Fred Hof points out that an American air campaign against ISIS in Syria would serve Bashar al-Assad’s material and propaganda interests whether or not we officially declare a partnership with him. He worries that we are walking into a trap:

How to avoid the ambush? Demonstrate real hostility toward Assad, whose removal for the sake of neutralizing ISIS is even more justified than the ouster of Iraq’s Nouri Al Maliki. If, in the course of U.S. anti-ISIS air operations over Syria, regime air defense radars lock onto U.S. aircraft, the relevant air defense site or sites should be engaged decisively. Robust and timely aid for Syrian nationalist rebels fighting both the regime and ISIS is a must. Relevant security assistance for a Syrian National Coalition trying to set up an alternate governing structure in non-Assad, non-ISIS Syria is mandatory. Building an all-Syrian national stabilization force in Turkey and Jordan for eventual anti-regime and anti-ISIS peace-enforcement is essential. American leadership in creating mechanisms that can one day bring Bashar Al Assad and his principal enforcers to trial for war crimes and crimes against humanity is vital. These are the steps that can put the lie to Assad’s libel.

Larison has another idea: don’t start the war at all:

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Let Someone Else Defeat ISIS

Aug 27 2014 @ 12:45pm
by Jonah Shepp

Doug Bandow wants us to stand back and let regional actors take care of the Islamic State, which threatens them much more directly than it threatens us:

Rather than turn ISIL into a military priority and take America into war against the group, Washington should organize an Islamic coalition against the Islamic State. Even Gen. Dempsey called for a regional effort to “squeeze ISIS from multiple directions,” but that actually requires Washington to do less militarily. ISIL’s rise has set in motion the very forces necessary for its defeat. Rather than hinder creation of a coalition by taking charge militarily, Washington should encourage it by stepping back. The U.S. already has gone to war twice in Iraq. There’s no reason to believe that the third time will be the charm.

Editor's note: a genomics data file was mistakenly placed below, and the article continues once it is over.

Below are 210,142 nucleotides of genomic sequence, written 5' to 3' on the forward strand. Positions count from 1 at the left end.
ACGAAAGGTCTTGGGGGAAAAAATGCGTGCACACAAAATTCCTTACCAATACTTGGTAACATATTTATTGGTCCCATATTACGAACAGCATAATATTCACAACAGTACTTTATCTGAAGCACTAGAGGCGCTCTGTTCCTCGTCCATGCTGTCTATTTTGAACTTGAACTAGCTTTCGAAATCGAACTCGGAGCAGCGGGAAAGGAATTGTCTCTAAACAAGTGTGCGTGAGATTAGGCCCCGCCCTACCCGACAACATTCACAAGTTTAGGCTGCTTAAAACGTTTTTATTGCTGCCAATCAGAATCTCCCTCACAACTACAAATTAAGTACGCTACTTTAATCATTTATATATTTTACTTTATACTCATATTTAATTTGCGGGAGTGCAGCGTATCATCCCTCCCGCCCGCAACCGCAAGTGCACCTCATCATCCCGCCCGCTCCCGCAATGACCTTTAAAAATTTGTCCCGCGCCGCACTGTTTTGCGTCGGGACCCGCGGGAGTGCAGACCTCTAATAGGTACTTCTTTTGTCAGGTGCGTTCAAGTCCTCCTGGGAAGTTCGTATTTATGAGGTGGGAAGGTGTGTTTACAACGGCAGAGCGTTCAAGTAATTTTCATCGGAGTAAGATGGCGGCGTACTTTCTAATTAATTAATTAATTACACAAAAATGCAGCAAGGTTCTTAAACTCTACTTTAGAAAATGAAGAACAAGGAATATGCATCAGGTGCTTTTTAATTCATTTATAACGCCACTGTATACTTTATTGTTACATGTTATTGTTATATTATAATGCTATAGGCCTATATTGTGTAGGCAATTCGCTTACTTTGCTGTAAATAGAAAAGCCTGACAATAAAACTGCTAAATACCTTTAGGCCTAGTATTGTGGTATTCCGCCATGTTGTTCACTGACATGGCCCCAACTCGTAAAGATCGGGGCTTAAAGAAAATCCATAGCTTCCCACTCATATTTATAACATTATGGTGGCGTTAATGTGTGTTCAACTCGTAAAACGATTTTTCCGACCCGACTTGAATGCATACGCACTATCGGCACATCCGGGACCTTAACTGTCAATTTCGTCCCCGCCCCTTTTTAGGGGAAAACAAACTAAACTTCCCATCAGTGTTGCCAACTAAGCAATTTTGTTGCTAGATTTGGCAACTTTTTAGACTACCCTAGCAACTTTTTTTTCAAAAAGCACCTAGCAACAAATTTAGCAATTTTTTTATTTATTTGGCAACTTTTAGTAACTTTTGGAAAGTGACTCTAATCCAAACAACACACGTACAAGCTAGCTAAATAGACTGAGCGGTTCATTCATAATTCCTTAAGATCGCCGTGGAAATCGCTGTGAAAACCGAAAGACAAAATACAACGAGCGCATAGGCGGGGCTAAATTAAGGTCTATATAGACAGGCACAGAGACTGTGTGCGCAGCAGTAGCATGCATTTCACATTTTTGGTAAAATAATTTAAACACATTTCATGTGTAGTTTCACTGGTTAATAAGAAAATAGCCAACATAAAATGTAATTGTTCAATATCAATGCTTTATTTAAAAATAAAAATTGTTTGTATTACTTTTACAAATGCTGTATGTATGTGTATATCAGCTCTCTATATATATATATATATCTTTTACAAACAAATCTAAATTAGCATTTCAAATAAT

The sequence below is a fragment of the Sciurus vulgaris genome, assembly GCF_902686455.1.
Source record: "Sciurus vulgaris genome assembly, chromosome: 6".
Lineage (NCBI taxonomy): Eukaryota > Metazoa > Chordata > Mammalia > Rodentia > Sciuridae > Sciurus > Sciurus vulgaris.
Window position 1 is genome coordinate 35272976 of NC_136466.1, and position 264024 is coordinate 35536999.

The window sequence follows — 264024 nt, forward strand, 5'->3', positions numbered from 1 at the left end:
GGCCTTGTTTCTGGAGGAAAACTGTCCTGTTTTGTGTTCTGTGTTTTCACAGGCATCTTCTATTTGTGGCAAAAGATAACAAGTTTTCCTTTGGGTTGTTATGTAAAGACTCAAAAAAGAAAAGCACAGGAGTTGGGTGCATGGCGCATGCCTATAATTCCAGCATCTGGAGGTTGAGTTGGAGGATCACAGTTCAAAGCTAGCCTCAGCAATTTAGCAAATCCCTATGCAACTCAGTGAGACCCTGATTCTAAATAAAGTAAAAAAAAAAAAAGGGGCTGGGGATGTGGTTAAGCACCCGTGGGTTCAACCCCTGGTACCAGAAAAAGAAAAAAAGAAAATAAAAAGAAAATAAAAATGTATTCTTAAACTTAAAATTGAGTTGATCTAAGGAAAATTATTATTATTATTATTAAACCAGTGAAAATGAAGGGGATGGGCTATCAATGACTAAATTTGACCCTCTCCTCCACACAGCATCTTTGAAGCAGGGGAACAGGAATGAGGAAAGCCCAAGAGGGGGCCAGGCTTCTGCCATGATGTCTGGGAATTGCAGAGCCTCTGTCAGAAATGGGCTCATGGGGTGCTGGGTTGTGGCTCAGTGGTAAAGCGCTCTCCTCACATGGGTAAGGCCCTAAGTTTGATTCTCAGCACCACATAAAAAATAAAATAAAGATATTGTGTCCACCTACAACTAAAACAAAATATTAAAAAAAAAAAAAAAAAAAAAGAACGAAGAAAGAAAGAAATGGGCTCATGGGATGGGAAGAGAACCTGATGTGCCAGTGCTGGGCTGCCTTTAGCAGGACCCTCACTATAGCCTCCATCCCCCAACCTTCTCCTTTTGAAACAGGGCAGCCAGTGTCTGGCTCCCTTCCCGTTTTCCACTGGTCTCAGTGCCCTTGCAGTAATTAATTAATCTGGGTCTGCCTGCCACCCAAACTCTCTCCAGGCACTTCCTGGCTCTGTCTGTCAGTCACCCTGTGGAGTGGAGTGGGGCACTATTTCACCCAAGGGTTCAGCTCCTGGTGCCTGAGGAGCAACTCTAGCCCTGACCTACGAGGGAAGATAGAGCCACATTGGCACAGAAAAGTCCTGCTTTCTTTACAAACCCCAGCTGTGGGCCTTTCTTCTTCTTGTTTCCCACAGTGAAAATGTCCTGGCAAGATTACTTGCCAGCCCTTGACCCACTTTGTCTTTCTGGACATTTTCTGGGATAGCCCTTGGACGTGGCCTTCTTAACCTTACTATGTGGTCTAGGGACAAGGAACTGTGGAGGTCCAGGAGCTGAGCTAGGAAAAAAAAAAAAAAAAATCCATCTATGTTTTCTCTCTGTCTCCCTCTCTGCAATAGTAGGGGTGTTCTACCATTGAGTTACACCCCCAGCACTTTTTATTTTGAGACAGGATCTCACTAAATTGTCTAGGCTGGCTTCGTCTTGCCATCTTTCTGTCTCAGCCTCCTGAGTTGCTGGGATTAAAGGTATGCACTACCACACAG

And indeed, that seems to be (NYT) what the administration is trying to do, although Syria is not on its list of potential coalition members:

As Mr. Obama considered new strikes, the White House began its diplomatic campaign to enlist allies and neighbors in the region to increase their support for Syria’s moderate opposition and, in some cases, to provide support for possible American military operations. The countries likely to be enlisted include Australia, Britain, Jordan, Qatar, Saudi Arabia, Turkey and the United Arab Emirates, officials said.

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Mission-Creeping Toward Syria

Aug 26 2014 @ 12:44pm
by Dish Staff

Obama has authorized surveillance flights over Syria, in what looks like a first step toward some kind of military engagement there:

On Monday evening defense officials said the reconnaissance flights had already started, and told the New York Times that they include both manned and unmanned aircraft. President Obama has yet to approve any military action in Syria, but White House officials said he wouldn’t notify Syrian President Bashar al-Assad if he was — though the country’s foreign minister warned that “any strike which is not coordinated with the government will be considered as aggression.” …

There’s no way that destroying the terrorist group won’t benefit Assad’s forces (and humanity in general), but the U.S. is trying to find a strategy that aids the moderate Syrian rebels more. The Pentagon is said to be working on options that would target ISIS near the Iraqi border, rather than deeper in Syria. The U.S. is also considering increasing its support for the moderate rebels. Rear Admiral John Kirby, the Pentagon press secretary, said Defense Secretary Chuck Hagel is “looking at a train-and-equip program for the Free Syrian Army.”

Aaron David Miller believes the Syria air campaign is coming, and lists a number of reasons why it’s a bad idea. For one thing, he says airstrikes simply won’t do what we want them to do:

To have a chance of hitting the right targets with any consistency, those 500-pound American bombs require local allies on the ground to provide forward spotters and good intelligence. Airstrikes, as we saw in the open desert of Libya during the 2011 intervention, are better suited against militaries concentrating and moving in open areas than against local militias that have taken root. Take [for] instance Raqaa, the headquarters of the Islamic State’s caliphate. There’s no way an air assault in that urbanized and populated environment would work.

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Will The ISIS War Come To A Vote?

Aug 26 2014 @ 8:30am
by Dish Staff

If Obama wants to secure the public’s backing for the fight against ISIS, Jack Goldsmith recommends that he bring it to Congress for a vote: